- Overlooked – Some coaches and players genuinely don’t see the benefit of the shot or see the shot being played so infrequently that they disregard it.
- Australian and UK coaching influence – There has been a huge influx of coaches from Australia and the UK into the US in the last twenty years. Coaching styles in these countries are focused on the basics of the game: playing deep squash with the occasional drop shot thrown in. As mentioned above, these schools of coaching place a huge emphasis on fitness, consistency, and mental toughness.
Why should the two wall boast be used more in college squash?
- Better attacking shot than the three wall boast except in the rare case when a three wall boast hits the nick and is unreturnable.
- Draws the opponent deep into the front corner and, if played well, often forces a weak cross court return opening the court up.
- Challenges the opponent’s movement and ability to change direction.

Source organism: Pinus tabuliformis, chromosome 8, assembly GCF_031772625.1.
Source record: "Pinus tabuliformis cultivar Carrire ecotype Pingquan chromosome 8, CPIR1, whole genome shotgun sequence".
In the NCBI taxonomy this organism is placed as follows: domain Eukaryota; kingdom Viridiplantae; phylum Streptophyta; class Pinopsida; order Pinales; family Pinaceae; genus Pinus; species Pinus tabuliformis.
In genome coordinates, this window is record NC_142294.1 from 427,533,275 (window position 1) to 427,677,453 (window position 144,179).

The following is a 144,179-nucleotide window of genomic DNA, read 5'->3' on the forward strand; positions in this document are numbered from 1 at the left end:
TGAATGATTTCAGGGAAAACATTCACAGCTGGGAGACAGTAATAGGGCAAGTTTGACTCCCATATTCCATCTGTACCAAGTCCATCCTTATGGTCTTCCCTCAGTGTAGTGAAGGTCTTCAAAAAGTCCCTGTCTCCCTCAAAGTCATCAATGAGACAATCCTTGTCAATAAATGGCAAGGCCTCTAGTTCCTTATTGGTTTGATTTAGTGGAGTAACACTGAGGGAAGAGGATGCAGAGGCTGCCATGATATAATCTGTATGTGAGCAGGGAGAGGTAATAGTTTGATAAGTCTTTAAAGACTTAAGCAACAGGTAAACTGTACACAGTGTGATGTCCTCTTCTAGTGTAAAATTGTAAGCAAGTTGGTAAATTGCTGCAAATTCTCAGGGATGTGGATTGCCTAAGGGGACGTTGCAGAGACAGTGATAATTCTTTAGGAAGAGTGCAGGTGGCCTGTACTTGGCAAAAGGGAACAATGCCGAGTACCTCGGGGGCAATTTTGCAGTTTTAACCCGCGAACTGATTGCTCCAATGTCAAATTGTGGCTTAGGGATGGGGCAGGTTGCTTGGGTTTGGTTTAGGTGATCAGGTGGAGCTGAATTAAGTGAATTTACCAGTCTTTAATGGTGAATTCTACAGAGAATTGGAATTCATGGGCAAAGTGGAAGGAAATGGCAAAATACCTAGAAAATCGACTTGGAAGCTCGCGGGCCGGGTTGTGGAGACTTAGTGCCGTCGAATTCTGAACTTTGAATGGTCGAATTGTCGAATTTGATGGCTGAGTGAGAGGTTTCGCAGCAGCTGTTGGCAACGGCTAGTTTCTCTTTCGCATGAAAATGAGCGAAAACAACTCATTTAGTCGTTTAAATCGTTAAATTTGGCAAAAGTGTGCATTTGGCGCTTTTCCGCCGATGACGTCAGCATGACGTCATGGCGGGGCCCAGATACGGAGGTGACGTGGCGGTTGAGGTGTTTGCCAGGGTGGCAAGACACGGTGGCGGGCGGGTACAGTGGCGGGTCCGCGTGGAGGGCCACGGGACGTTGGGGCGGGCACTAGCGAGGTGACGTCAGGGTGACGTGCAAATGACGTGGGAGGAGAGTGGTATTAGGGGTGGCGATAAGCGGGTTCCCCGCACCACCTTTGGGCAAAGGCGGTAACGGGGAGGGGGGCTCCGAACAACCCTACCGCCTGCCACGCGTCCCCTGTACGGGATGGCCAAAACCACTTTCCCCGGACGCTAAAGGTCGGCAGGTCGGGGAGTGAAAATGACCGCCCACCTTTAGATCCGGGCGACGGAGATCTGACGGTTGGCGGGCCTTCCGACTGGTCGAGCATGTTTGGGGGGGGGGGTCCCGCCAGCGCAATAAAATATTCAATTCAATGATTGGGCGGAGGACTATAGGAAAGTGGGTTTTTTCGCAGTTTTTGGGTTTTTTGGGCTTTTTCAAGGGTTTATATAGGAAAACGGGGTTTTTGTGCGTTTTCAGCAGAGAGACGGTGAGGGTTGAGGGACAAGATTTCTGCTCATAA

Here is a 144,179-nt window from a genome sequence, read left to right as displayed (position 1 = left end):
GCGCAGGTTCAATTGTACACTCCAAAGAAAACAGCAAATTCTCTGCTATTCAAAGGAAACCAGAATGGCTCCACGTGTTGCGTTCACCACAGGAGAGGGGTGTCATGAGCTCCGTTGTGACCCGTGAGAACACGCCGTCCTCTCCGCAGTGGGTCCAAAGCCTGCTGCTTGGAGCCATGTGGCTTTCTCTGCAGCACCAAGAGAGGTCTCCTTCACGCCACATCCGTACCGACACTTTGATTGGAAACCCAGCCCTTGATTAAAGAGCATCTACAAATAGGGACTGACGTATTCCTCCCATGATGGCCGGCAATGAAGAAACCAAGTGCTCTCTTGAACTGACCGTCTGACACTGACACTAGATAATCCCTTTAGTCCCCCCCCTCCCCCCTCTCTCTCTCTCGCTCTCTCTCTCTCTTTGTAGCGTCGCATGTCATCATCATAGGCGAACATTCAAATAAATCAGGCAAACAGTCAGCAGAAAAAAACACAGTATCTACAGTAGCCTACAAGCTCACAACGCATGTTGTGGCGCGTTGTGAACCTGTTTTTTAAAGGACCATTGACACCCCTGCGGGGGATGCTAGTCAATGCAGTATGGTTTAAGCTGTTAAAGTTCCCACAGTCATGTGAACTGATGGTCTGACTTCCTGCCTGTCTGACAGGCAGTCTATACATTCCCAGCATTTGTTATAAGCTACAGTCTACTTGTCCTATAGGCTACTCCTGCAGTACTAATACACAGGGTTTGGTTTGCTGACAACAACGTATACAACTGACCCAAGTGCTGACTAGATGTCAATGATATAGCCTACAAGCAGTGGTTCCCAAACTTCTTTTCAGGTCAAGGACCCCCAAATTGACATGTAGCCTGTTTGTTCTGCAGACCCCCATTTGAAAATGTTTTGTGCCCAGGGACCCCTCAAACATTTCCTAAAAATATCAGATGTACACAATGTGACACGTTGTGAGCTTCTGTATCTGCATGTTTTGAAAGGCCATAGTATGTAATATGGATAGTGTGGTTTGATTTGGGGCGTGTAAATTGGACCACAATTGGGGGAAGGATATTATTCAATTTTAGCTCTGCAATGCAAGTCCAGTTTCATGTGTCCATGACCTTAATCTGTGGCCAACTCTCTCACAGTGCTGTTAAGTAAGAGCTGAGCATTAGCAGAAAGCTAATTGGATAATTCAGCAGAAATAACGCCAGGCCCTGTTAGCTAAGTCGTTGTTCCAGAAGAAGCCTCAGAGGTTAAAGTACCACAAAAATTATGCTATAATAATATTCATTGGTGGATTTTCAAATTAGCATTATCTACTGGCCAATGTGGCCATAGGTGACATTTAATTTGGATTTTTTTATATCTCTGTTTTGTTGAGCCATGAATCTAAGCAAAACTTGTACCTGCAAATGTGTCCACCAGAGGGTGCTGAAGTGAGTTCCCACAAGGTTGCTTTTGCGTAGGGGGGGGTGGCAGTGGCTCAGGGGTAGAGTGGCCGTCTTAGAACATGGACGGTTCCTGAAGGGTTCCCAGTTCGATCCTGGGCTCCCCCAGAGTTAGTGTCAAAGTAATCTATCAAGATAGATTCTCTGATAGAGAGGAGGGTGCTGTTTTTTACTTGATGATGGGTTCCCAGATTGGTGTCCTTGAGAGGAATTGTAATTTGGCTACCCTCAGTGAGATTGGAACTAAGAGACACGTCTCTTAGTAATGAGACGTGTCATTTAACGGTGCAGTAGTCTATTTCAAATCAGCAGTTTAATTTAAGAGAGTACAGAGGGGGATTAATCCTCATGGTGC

- Often catches the opponent off guard.
- Adds variety to your game and hence deception as your opponent will have more shots to anticipate and cover.
- Not all juniors have the athleticism, fitness and discipline to play relentless “deep squash.” Some players may be better at varying their game and attacking the front of the court.
- Based on my experience, the majority of players play a deep game and a minority of players use angles to attack the front of the court, making the strategy of an attacking game even more effective.
When to play the two wall boast:
- In the early stages of a match when you might benefit from breaking the rhythm of a rally and/or from working and tiring the opponent.
- When the opponent is hanging back in expectation of a deep shot.
- When positioned in front of the opponent near the center of the court. The opponent may be expecting a straight drop shot but if you decide to play a two wall boast your opponent may be caught off guard.
- When behind an opponent who isn’t watching the ball.
- When you can send the opponent back from where they came from. If you play a two wall boast and your opponent plays a cross court rail, a great option would be to play another two wall boast because physically this is one of the hardest combinations of shots to get.
- When playing someone who moves less efficiently to the front – the two wall boast exposes weaknesses in movement to the front.
- When the drop shot is not your best shot or your drop shot is “not working.”